Money & Local Currency
Cambodia’s official currency is the riel (abbreviated by a lower-case “r” after the sum). Nowadays, you can see, in the local market, riel notes ( there are no coins ) in denominations of 50r, 100r, 200r, 500r, 1000r, 2000r, 5000r, 10,000r, 20,000r, 50,000r and 100,000r, but you rarely see the highest denomination bills.
In far western Cambodia, Thai baht are in wide use. But among the patriotic Khmers, they love to use riel for dealing.
Cambodia’s second currency is the US dollar, which is accepted everywhere, so there is no need to exchange into riel at the border. US dollar is widely accepted that you don’t need to change into local currency while traveling in Cambodia.
* $1 notes are particularly useful; banks can supply them if you run out.
* Avoid ripped banknotes, which Cambodians often refuse.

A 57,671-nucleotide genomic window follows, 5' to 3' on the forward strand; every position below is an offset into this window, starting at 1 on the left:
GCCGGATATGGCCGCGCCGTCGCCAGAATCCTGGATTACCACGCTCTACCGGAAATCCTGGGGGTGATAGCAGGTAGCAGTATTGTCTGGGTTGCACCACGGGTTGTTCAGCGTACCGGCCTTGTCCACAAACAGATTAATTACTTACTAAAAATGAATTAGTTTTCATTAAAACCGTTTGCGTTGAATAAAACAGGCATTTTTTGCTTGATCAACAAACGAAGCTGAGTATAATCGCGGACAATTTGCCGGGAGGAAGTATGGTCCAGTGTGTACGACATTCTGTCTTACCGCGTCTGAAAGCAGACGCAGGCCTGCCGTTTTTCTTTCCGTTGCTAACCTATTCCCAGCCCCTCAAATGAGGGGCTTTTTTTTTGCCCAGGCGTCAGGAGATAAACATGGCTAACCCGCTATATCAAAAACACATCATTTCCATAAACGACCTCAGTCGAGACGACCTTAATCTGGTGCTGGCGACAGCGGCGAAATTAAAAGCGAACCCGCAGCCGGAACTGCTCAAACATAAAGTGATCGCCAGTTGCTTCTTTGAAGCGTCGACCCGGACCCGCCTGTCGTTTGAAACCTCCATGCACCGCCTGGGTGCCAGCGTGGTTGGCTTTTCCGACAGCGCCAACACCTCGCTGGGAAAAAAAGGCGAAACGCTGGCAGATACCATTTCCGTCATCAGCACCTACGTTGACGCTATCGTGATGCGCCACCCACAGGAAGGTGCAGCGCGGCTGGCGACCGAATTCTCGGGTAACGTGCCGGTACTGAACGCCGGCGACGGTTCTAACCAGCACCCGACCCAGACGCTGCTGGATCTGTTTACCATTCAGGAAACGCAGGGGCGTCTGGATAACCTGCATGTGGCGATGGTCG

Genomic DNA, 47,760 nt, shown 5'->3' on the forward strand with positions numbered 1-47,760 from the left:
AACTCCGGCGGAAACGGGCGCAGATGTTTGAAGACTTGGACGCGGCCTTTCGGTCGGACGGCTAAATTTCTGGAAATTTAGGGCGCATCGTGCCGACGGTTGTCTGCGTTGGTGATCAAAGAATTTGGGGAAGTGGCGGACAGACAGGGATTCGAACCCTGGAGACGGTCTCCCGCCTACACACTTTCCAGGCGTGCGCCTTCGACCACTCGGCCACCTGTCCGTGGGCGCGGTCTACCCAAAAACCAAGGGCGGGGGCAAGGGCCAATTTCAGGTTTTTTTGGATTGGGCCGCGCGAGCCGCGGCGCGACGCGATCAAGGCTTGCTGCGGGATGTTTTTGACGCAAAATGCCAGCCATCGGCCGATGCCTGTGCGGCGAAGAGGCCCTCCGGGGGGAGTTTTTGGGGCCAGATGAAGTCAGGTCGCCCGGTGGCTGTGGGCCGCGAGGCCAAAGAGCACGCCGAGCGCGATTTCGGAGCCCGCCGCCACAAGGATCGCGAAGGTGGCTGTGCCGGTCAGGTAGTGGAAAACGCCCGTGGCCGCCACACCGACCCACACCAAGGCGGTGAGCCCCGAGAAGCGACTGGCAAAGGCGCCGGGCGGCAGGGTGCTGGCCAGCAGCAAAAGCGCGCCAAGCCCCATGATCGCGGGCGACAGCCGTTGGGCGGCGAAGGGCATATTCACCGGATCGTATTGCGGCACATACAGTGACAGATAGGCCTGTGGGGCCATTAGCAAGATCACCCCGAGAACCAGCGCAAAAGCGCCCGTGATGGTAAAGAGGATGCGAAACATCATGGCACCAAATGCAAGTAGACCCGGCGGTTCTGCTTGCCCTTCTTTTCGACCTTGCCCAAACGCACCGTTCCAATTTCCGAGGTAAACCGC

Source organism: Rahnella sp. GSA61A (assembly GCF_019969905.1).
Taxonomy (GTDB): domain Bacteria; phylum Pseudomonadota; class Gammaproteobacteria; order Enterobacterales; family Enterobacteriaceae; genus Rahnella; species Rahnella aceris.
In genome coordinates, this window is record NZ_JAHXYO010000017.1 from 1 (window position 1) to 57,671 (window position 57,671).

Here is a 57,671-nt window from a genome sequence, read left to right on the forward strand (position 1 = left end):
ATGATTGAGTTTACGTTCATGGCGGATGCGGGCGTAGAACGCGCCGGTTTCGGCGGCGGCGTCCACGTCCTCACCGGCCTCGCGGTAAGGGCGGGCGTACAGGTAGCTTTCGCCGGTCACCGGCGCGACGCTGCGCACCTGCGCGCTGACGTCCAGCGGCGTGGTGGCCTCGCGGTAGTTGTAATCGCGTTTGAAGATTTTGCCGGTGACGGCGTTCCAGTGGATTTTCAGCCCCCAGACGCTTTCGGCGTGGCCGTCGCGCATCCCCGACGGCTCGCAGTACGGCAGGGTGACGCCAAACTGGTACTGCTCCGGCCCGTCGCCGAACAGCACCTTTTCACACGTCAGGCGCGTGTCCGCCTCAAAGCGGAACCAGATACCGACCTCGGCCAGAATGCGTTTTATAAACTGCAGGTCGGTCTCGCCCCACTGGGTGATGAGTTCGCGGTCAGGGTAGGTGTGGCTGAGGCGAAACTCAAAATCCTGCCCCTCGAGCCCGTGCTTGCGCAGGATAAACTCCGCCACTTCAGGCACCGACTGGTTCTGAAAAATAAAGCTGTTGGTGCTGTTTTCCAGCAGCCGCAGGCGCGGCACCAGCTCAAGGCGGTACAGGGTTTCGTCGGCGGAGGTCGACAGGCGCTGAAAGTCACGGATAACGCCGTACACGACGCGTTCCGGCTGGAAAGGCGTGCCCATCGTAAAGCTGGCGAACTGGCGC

* Near the Thailand border, many transactions take place in Thai baht.
* If you pay in dollars or baht, change is often given in riel, which is handy since small-denomination riel notes can be useful when paying for things such as motor rides and coconuts.
ATMs & Credit Cards
ATMs compatible with international credit cards (Visa, MasterCard, JCB, American Express), can be found easily in all tourist cities, popular provincial towns, and border crossings. They are operated by banks such as Acleda (Visa cards only ), ANZ Royal and Union Commercial.
In Cambodia, top hotels, airline offices, upmarket boutiques and restaurants generally accept international credit cards. But they may apply extra fees from the customers, usually 3% or more on the total bill.